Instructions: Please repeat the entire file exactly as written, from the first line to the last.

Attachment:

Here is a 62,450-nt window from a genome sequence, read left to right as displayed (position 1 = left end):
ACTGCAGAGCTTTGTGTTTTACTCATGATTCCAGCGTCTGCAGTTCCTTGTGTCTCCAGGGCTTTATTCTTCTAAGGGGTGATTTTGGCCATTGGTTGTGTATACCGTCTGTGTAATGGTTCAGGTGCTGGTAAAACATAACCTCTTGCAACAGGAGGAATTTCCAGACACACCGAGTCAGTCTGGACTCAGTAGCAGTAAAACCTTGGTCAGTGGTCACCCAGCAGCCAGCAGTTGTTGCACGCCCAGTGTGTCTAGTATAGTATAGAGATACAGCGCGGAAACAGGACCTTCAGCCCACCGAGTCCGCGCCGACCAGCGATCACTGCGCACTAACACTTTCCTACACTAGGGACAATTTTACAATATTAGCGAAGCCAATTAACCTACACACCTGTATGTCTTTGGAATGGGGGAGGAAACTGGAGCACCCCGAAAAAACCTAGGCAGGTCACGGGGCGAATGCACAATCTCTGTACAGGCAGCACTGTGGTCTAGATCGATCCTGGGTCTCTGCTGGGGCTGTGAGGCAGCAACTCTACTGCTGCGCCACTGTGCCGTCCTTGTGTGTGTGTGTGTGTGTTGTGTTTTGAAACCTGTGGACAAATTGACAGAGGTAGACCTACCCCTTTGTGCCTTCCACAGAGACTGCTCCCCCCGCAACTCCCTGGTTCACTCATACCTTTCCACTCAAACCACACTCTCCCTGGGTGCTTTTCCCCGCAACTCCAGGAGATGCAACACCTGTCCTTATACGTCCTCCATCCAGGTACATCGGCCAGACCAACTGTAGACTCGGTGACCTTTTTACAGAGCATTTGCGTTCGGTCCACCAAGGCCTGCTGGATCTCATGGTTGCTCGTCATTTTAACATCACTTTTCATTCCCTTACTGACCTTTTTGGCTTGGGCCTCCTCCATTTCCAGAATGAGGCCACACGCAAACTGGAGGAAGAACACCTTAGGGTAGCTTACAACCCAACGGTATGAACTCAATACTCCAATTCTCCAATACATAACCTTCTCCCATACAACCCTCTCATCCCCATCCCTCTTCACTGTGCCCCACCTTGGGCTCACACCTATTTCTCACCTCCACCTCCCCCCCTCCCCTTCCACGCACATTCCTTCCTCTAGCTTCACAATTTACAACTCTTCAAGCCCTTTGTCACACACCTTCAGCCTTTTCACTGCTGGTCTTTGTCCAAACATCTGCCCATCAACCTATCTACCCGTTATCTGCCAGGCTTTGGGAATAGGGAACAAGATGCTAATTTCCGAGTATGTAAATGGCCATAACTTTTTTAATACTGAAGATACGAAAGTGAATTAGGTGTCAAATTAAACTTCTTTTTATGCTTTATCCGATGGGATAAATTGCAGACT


Here is a 62,450-nt window from a genome sequence, read left to right as displayed (position 1 = left end):
ACTGCAGAGCTTTGTGTTTTACTCATGATTCCAGCGTCTGCAGTTCCTTGTGTCTCCAGGGCTTTATTCTTCTAAGGGGTGATTTTGGCCATTGGTTGTGTATACCGTCTGTGTAATGGTTCAGGTGCTGGTAAAACATAACCTCTTGCAACAGGAGGAATTTCCAGACACACCGAGTCAGTCTGGACTCAGTAGCAGTAAAACCTTGGTCAGTGGTCACCCAGCAGCCAGCAGTTGTTGCACGCCCAGTGTGTCTAGTATAGTATAGAGATACAGCGCGGAAACAGGACCTTCAGCCCACCGAGTCCGCGCCGACCAGCGATCACTGCGCACTAACACTTTCCTACACTAGGGACAATTTTACAATATTAGCGAAGCCAATTAACCTACACACCTGTATGTCTTTGGAATGGGGGAGGAAACTGGAGCACCCCGAAAAAACCTAGGCAGGTCACGGGGCGAATGCACAATCTCTGTACAGGCAGCACTGTGGTCTAGATCGATCCTGGGTCTCTGCTGGGGCTGTGAGGCAGCAACTCTACTGCTGCGCCACTGTGCCGTCCTTGTGTGTGTGTGTGTGTGTTGTGTTTTGAAACCTGTGGACAAATTGACAGAGGTAGACCTACCCCTTTGTGCCTTCCACAGAGACTGCTCCCCCCGCAACTCCCTGGTTCACTCATACCTTTCCACTCAAACCACACTCTCCCTGGGTGCTTTTCCCCGCAACTCCAGGAGATGCAACACCTGTCCTTATACGTCCTCCATCCAGGTACATCGGCCAGACCAACTGTAGACTCGGTGACCTTTTTACAGAGCATTTGCGTTCGGTCCACCAAGGCCTGCTGGATCTCATGGTTGCTCGTCATTTTAACATCACTTTTCATTCCCTTACTGACCTTTTTGGCTTGGGCCTCCTCCATTTCCAGAATGAGGCCACACGCAAACTGGAGGAAGAACACCTTAGGGTAGCTTACAACCCAACGGTATGAACTCAATACTCCAATTCTCCAATACATAACCTTCTCCCATACAACCCTCTCATCCCCATCCCTCTTCACTGTGCCCCACCTTGGGCTCACACCTATTTCTCACCTCCACCTCCCCCCCTCCCCTTCCACGCACATTCCTTCCTCTAGCTTCACAATTTACAACTCTTCAAGCCCTTTGTCACACACCTTCAGCCTTTTCACTGCTGGTCTTTGTCCAAACATCTGCCCATCAACCTATCTACCCGTTATCTGCCAGGCTTTGGGAATAGGGAACAAGATGCTAATTTCCGAGTATGTAAATGGCCATAACTTTTTTAATACTGAAGATACGAAAGTGAATTAGGTGTCAAATTAAACTTCTTTTTATGCTTTATCCGATGGGATAAATTGCAGACT